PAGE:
I won't be surprised if there are actual decent changes to come about because of the leaks...but Snowden will remain a fugitive simply because it would be too embarrassing for the US government to call off the dogs and admit they were wrong.

     

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      Anonymous Coward, Sep 13th, 2013 @ 2:14pm

      Re:

      Snowden will be co-opted by the 2-party system and one of them will use the promise of a pardon to gain votes. Wait, watch, and see.

       

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    Anonymous Coward, Sep 13th, 2013 @ 1:13pm

    as long as the rulings that are declassified can be chosen specifically to reveal ...nothing!

     

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    John Fenderson (profile), Sep 13th, 2013 @ 1:37pm

    Snowden is vindicated

    Since Snowden's stated goal of releasing the documents was to cause a real debate about these issues and what the proper role of government is, and we now have Clapper and the FISC admitting that this debate is essential and would never have happened without Snowden's actions, I think we can settle at least this much once and for all:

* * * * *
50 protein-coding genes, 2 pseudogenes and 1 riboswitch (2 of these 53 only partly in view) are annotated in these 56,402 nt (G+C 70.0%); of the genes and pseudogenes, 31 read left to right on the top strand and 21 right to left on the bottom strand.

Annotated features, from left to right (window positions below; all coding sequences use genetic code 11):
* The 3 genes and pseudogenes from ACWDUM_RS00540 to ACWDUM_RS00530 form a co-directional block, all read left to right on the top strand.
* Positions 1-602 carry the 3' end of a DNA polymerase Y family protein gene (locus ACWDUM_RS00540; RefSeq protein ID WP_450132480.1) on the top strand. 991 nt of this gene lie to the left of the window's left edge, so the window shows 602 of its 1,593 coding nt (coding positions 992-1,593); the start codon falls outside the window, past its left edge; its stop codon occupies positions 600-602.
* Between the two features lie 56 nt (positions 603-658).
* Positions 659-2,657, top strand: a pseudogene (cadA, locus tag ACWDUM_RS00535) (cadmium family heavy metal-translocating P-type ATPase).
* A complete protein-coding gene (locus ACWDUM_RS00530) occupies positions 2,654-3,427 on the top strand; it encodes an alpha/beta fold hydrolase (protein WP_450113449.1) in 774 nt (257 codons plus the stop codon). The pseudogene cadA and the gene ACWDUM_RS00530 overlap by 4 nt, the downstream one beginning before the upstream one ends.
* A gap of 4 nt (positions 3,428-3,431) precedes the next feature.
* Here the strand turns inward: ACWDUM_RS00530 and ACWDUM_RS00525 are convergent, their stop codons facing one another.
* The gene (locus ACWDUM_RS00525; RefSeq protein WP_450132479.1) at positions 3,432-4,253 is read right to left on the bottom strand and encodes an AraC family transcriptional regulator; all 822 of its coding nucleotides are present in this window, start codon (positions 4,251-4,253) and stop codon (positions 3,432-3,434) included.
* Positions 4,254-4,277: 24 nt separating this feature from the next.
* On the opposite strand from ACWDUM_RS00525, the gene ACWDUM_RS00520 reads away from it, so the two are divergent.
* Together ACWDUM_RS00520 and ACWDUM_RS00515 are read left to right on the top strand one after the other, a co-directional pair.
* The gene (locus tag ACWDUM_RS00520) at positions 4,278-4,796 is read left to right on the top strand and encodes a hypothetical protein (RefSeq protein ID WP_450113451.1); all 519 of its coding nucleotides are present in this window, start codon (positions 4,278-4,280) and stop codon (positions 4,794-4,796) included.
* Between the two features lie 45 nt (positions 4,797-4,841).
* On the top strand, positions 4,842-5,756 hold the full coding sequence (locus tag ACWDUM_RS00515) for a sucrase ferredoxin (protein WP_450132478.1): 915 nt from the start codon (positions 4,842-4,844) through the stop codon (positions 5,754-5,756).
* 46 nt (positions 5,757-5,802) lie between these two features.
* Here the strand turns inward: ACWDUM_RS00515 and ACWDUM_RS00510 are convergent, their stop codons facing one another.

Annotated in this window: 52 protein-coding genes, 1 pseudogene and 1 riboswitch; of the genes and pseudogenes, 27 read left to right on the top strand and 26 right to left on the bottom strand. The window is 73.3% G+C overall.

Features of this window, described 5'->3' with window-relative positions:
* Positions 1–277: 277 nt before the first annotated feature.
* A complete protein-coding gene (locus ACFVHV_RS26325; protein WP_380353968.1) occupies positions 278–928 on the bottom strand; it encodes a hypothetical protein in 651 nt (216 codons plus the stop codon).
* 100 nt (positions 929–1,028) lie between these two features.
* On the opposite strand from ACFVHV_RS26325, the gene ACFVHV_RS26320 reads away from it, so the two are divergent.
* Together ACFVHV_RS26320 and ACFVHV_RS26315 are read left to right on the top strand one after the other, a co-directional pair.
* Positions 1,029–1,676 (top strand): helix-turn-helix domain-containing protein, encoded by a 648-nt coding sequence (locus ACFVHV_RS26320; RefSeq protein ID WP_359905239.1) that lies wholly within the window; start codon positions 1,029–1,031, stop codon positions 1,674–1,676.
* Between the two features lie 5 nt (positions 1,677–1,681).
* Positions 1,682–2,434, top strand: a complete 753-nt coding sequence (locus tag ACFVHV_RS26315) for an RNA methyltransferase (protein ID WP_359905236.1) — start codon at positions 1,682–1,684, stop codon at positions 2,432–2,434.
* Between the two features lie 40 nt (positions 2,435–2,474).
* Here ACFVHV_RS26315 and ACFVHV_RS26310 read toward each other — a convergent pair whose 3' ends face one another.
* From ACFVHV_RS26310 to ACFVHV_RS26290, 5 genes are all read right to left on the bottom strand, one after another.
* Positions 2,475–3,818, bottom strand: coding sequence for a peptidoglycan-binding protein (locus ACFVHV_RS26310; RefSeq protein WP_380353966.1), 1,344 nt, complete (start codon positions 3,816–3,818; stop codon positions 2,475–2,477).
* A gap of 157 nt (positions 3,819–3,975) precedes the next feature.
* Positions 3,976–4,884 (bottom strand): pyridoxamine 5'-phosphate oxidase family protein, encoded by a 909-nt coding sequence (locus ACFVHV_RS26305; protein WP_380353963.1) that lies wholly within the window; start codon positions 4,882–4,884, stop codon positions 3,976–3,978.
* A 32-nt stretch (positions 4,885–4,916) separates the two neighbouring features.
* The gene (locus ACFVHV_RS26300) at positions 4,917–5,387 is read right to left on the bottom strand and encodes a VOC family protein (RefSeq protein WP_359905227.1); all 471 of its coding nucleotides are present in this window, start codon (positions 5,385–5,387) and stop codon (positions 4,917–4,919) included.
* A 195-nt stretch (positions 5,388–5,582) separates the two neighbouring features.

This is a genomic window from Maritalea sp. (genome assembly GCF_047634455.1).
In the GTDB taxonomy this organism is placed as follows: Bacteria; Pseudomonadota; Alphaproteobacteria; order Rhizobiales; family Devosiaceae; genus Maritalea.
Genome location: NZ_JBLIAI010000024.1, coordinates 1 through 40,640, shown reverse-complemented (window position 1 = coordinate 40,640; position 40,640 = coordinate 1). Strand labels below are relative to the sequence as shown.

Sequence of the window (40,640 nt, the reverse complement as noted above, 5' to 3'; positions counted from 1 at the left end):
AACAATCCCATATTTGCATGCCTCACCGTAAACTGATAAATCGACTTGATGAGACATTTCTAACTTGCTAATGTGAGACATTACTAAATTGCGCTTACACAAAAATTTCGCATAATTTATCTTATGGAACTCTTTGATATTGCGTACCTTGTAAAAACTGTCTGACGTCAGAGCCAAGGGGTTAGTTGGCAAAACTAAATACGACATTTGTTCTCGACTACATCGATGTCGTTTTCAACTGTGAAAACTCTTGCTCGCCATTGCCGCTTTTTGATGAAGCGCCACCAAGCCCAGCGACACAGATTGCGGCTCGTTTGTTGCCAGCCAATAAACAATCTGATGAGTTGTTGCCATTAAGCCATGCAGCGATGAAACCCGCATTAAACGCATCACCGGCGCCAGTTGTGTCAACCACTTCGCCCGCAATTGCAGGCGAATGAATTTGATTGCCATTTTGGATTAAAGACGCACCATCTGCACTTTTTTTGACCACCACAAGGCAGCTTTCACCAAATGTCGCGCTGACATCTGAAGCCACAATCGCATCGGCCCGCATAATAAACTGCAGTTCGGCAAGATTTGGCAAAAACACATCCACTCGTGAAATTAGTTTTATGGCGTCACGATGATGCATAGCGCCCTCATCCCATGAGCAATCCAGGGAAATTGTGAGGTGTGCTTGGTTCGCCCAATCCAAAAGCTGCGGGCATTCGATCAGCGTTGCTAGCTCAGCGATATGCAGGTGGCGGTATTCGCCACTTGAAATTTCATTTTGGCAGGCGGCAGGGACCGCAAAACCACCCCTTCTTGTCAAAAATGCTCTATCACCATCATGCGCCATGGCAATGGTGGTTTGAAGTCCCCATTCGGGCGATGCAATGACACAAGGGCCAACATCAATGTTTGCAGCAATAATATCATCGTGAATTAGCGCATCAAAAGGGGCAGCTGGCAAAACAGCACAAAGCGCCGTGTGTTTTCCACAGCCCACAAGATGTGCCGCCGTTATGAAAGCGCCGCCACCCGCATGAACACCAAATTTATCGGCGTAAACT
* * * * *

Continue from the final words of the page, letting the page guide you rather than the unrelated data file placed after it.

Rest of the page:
Snowden's actions were both patriotic and successful.

     

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    Anonymous Coward, Sep 13th, 2013 @ 2:11pm

    We shouldn't even have secret rubber stamp courts to begin with. Secret interpretations of the law, inside secret courts, has no place in a democracy. It's simply unconstitutional and ripe for corruption.

     

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    Paul, Sep 13th, 2013 @ 2:29pm

    If "THEY" are now saying a debate is good and change is necessary, I wonder what they've discovered might be the next embarrassing truths revealed??

    out_of_the_blue (as stated above) has a splendid idea on how to start the necessary changes: "toss the top 100 NSA executives into jail awaiting specific charges, make public all they've been up to, give 'em a fair trial for the most obvious crimes, then hang 'em".

    AND, I repeat a question asked above by Anonymous Coward: "Why hasn't James Clapper been arrested for contempt of congress yet exactly?"

     

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    Anonymous Coward, Sep 13th, 2013 @ 8:04pm

    huh